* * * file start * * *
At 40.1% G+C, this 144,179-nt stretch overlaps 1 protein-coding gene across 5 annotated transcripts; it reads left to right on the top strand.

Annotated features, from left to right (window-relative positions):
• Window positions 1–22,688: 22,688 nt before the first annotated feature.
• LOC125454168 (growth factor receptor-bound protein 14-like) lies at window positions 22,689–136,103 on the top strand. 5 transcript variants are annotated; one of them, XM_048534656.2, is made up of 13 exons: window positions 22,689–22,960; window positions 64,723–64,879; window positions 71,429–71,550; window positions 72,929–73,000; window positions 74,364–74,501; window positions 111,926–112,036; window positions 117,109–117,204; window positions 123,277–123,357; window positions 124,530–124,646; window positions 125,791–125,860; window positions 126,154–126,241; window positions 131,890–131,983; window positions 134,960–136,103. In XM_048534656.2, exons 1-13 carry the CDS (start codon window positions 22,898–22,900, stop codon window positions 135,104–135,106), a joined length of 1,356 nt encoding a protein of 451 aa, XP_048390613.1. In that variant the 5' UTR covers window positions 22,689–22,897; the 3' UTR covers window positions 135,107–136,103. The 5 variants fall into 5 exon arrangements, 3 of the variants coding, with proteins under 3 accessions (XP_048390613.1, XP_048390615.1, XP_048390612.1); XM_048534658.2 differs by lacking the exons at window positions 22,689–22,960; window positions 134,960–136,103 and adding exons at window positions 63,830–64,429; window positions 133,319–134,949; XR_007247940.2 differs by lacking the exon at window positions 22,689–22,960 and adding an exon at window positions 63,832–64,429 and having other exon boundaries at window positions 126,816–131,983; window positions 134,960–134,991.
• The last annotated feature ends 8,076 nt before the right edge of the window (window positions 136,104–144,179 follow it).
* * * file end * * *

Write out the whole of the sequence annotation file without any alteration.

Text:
At 40.1% G+C, this 144,179-nt stretch overlaps 1 protein-coding gene across 5 annotated transcripts; it reads left to right on the top strand.

Annotated features, from left to right (window-relative positions):
• Window positions 1–22,688: 22,688 nt before the first annotated feature.
• LOC125454168 (growth factor receptor-bound protein 14-like) lies at window positions 22,689–136,103 on the top strand. 5 transcript variants are annotated; one of them, XM_048534656.2, is made up of 13 exons: window positions 22,689–22,960; window positions 64,723–64,879; window positions 71,429–71,550; window positions 72,929–73,000; window positions 74,364–74,501; window positions 111,926–112,036; window positions 117,109–117,204; window positions 123,277–123,357; window positions 124,530–124,646; window positions 125,791–125,860; window positions 126,154–126,241; window positions 131,890–131,983; window positions 134,960–136,103. In XM_048534656.2, exons 1-13 carry the CDS (start codon window positions 22,898–22,900, stop codon window positions 135,104–135,106), a joined length of 1,356 nt encoding a protein of 451 aa, XP_048390613.1. In that variant the 5' UTR covers window positions 22,689–22,897; the 3' UTR covers window positions 135,107–136,103. The 5 variants fall into 5 exon arrangements, 3 of the variants coding, with proteins under 3 accessions (XP_048390613.1, XP_048390615.1, XP_048390612.1); XM_048534658.2 differs by lacking the exons at window positions 22,689–22,960; window positions 134,960–136,103 and adding exons at window positions 63,830–64,429; window positions 133,319–134,949; XR_007247940.2 differs by lacking the exon at window positions 22,689–22,960 and adding an exon at window positions 63,832–64,429 and having other exon boundaries at window positions 126,816–131,983; window positions 134,960–134,991.
• The last annotated feature ends 8,076 nt before the right edge of the window (window positions 136,104–144,179 follow it).